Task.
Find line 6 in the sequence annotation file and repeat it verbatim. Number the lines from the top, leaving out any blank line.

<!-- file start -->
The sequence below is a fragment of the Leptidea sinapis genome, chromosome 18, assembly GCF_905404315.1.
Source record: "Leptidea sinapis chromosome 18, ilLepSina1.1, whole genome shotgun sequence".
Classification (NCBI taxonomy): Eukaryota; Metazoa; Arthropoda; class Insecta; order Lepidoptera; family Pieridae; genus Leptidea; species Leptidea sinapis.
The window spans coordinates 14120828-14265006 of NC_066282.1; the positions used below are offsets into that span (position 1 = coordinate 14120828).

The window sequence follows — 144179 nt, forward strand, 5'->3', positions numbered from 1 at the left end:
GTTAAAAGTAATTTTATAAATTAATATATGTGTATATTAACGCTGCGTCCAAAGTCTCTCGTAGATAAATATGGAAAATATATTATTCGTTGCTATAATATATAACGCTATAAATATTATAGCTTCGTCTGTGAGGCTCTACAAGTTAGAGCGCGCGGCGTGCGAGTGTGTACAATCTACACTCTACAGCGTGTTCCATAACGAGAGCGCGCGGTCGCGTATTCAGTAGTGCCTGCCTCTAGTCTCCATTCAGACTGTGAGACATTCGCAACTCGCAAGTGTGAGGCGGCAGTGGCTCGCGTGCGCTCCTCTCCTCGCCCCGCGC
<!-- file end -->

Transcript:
GTTAAAAGTAATTTTATAAATTAATATATGTGTATATTAACGCTGCGTCCAAAGTCTCTCGTAGATAAATATGGAAAATATATTATTCGTTGCTATAATATATAACGCTATAAATATTATAGCTTCGTCTGTGAGGCTCTACAAGTTAGAGCGCGCGGCGTGCGAGTGTGTACAATCTACACTCTACAGCGTGTTCCATAACGAGAGCGCGCGGTCGCGTATTCAGTAGTGCCTGCCTCTAGTCTCCATTCAGACTGTGAGACATTCGCAACTCGCAAGTGTGAGGCGGCAGTGGCTCGCGTGCGCTCCTCTCCTCGCCCCGCGC